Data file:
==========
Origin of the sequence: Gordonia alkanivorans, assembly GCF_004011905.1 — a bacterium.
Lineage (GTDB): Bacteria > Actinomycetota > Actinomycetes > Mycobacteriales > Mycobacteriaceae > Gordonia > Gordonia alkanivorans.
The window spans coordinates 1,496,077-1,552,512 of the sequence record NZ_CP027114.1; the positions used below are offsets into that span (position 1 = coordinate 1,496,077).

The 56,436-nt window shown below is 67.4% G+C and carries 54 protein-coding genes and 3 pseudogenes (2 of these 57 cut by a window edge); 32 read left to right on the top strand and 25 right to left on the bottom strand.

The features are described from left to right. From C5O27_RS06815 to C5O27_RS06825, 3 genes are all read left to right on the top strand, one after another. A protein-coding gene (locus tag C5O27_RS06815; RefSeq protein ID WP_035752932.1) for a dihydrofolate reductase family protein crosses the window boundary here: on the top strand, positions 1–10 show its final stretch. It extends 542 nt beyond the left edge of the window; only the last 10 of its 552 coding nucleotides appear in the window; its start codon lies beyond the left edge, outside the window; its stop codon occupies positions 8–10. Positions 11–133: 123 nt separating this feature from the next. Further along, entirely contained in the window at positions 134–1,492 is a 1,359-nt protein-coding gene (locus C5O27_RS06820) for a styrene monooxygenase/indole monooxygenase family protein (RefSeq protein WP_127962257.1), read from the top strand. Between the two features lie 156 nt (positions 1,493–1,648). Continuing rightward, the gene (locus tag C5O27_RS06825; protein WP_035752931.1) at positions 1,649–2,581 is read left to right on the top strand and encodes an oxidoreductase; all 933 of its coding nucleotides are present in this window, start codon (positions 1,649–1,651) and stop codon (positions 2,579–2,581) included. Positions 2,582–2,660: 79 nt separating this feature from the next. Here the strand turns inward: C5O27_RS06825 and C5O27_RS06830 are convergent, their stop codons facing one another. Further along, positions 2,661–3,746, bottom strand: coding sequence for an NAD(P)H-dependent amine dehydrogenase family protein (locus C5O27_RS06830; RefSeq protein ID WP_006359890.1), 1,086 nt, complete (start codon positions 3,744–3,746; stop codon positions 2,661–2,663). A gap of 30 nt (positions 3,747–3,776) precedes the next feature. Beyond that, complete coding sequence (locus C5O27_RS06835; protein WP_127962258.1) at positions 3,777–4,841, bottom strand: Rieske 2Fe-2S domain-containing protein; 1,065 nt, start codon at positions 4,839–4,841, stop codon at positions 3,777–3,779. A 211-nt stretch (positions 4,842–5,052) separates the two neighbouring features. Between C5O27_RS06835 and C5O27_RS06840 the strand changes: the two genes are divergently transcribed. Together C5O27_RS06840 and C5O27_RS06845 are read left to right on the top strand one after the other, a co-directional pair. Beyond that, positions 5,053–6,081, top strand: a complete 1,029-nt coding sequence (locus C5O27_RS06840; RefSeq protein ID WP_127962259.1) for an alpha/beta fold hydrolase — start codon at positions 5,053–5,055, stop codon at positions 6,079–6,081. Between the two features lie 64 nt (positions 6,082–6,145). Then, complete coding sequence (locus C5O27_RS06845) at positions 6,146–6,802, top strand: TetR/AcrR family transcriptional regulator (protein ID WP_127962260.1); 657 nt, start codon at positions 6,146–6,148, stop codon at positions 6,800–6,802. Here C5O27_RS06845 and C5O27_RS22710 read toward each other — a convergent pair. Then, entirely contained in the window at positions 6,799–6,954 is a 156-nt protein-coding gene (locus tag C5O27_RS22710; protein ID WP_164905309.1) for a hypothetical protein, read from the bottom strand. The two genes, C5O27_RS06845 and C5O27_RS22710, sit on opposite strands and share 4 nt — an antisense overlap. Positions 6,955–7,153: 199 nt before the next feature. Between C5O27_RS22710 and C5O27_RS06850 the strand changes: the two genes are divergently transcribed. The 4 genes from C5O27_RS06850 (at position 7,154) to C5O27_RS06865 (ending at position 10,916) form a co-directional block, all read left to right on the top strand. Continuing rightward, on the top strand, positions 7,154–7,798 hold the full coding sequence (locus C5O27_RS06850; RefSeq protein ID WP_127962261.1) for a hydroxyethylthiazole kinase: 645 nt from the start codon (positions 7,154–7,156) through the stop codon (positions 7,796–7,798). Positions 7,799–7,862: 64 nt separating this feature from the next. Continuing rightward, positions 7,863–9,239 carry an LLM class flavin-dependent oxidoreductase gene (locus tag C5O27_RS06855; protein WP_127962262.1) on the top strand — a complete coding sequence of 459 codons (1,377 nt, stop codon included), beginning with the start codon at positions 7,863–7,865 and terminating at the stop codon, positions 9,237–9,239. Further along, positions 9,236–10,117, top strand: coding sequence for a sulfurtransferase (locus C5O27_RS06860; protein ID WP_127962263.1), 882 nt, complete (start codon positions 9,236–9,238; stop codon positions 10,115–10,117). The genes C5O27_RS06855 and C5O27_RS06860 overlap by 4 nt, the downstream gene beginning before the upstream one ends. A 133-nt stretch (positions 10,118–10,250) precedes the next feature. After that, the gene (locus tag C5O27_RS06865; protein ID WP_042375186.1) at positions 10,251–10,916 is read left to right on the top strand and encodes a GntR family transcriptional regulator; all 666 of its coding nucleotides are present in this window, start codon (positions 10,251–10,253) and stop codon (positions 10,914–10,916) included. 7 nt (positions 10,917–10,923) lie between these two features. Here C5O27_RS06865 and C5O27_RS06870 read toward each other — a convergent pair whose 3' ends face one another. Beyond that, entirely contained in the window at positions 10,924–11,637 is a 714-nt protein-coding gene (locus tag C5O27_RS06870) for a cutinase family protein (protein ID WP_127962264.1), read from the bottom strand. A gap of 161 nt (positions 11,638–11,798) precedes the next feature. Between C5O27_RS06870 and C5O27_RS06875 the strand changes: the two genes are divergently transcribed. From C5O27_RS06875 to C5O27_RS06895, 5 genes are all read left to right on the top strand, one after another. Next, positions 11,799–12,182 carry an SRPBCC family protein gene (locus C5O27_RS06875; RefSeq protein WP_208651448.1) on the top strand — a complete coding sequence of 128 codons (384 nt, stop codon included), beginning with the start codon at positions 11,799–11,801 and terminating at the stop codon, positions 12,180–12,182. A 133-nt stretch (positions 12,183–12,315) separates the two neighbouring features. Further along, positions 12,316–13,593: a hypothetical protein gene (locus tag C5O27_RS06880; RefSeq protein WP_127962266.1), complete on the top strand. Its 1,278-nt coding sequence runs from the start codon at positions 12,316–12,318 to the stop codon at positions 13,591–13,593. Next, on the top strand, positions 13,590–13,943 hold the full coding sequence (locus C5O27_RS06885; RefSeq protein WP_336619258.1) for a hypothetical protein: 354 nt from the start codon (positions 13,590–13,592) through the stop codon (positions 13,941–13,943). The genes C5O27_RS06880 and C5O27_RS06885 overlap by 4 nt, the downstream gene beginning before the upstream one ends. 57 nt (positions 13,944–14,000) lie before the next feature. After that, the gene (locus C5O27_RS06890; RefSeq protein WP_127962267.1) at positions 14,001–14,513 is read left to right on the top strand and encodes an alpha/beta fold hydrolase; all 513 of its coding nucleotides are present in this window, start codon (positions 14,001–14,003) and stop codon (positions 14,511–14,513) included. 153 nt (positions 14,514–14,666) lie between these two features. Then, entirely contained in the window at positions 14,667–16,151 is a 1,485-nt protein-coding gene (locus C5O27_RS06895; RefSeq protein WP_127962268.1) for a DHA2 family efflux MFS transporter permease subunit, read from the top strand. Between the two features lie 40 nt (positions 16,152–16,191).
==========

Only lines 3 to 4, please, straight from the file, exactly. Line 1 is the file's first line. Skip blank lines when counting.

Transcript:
The window spans coordinates 1,496,077-1,552,512 of the sequence record NZ_CP027114.1; the positions used below are offsets into that span (position 1 = coordinate 1,496,077).

The 56,436-nt window shown below is 67.4% G+C and carries 54 protein-coding genes and 3 pseudogenes (2 of these 57 cut by a window edge); 32 read left to right on the top strand and 25 right to left on the bottom strand.